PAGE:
Professor, Department of Astronomy and Astrophysics
University of Chicago

Group Contact CV SnapShots
CMB Introduction '96   Intermediate '01   Polarization Intro '01   Cosmic Symphony '04   Polarization Primer '97   Review '02   Power Animations   Lensing   Power Prehistory   Legacy Material '96   PhD Thesis '95 Baryon Acoustic Oscillations Cosmic Shear Clusters
Transfer Function WMAP Likelihood Reionization PPF for CAMB Halo Mass Conversion Cluster Abundance
Cosmology II [321] Current Topics [282] Galaxies and Universe [242] Radiative Processes [305] Research Preparation [307] GR Perturbation Theory [408] Advanced CMB [448] Cosmic Acceleration [449]

Baryons and Inertia

Key Concepts

Baryons (or ordinary matter) load down the photon-baryon plasma and add inertial (and gravitational) mass to the oscillating system.

Their effect on the acoustic peaks is easy to understand.  Remember what happens when you add mass to a spring and let it fall in the gravitational field of the Earth.  With more mass loading the spring, it falls further before pulled back by the spring.  On the other hand, it rebounds to the same position it started from.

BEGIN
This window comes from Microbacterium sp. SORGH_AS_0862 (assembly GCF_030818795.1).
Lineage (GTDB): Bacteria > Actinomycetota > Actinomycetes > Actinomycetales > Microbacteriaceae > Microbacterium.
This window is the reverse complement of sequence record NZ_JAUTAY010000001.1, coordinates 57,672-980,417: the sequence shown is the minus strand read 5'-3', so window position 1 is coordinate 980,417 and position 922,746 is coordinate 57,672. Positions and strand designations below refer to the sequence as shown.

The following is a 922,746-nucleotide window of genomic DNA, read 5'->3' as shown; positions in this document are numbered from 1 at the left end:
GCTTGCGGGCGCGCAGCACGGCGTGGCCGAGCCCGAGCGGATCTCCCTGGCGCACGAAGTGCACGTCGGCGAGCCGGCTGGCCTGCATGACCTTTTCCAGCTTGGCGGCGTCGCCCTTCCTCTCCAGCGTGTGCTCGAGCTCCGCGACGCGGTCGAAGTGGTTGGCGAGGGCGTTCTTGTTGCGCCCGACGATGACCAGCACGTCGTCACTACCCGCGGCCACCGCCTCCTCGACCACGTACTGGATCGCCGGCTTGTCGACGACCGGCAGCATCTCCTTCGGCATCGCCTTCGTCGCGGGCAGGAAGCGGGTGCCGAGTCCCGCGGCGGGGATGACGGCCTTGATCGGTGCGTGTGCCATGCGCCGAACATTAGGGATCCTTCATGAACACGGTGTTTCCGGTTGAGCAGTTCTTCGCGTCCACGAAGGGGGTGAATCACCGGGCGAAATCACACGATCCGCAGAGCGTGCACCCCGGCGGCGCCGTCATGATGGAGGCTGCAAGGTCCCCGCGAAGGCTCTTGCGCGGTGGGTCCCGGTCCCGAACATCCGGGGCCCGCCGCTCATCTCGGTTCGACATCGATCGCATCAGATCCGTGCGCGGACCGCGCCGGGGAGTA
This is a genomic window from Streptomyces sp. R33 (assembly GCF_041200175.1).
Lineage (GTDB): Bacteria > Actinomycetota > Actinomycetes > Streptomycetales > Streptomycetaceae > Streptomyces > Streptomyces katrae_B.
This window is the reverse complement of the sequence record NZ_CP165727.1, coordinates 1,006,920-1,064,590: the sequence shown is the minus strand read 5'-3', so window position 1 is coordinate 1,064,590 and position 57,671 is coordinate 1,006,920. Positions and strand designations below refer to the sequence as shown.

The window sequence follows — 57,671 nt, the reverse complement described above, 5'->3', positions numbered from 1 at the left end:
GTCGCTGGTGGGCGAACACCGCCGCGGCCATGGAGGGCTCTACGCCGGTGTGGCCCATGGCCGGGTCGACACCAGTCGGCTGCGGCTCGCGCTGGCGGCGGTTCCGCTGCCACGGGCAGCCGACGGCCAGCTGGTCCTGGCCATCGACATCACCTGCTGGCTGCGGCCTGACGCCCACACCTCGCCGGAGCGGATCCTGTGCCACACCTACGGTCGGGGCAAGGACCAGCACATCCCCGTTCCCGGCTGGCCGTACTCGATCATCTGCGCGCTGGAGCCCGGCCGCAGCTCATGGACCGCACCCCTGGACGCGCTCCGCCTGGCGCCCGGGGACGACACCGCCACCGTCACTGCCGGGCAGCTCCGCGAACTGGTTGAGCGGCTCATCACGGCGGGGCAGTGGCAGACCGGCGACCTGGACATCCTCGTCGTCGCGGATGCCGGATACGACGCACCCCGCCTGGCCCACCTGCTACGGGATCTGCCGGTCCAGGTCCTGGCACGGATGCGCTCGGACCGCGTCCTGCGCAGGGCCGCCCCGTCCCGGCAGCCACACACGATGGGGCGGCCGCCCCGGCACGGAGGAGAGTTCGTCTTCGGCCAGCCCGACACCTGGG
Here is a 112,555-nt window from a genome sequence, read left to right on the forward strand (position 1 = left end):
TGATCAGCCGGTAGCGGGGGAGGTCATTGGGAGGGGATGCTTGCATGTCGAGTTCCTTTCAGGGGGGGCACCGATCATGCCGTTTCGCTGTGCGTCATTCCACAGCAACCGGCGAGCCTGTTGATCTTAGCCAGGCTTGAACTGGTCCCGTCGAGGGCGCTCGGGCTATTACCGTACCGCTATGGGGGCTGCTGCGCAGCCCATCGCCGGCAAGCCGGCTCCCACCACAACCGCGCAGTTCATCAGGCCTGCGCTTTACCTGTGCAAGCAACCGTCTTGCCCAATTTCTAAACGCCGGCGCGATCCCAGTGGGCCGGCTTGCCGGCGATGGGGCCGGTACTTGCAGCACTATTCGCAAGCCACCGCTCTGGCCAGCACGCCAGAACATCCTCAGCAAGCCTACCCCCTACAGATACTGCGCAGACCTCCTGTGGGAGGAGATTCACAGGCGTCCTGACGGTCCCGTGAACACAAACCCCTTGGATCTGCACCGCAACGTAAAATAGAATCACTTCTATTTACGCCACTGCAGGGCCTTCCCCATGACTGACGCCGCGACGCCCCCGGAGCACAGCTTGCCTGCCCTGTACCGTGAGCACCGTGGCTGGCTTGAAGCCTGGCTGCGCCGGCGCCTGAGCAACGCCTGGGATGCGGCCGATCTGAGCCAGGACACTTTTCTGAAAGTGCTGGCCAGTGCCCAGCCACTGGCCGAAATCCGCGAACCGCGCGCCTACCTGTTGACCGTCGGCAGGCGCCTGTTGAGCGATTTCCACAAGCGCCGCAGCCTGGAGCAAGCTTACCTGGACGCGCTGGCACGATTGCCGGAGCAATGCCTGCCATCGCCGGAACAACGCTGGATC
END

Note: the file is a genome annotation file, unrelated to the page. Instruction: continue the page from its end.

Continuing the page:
Since the odd numbered (first, third, fifth...) acoustic peaks are associated with how far the plasma "falls" into gravitational potential wells (how much the plasma compresses), they are enhanced by an increase in the amount of baryons in the universe.   The even numbered peaks (second, fourth, sixth) are associated with how far the plasma "rebounds" (how much the plasma rarefies).  Thus with the addition of baryons the odd peaks are enhanced over the even peaks.  For example, baryons make the first acoustic peak much larger than the second.  The more baryons the more the second peak is relatively suppressed

 Next Page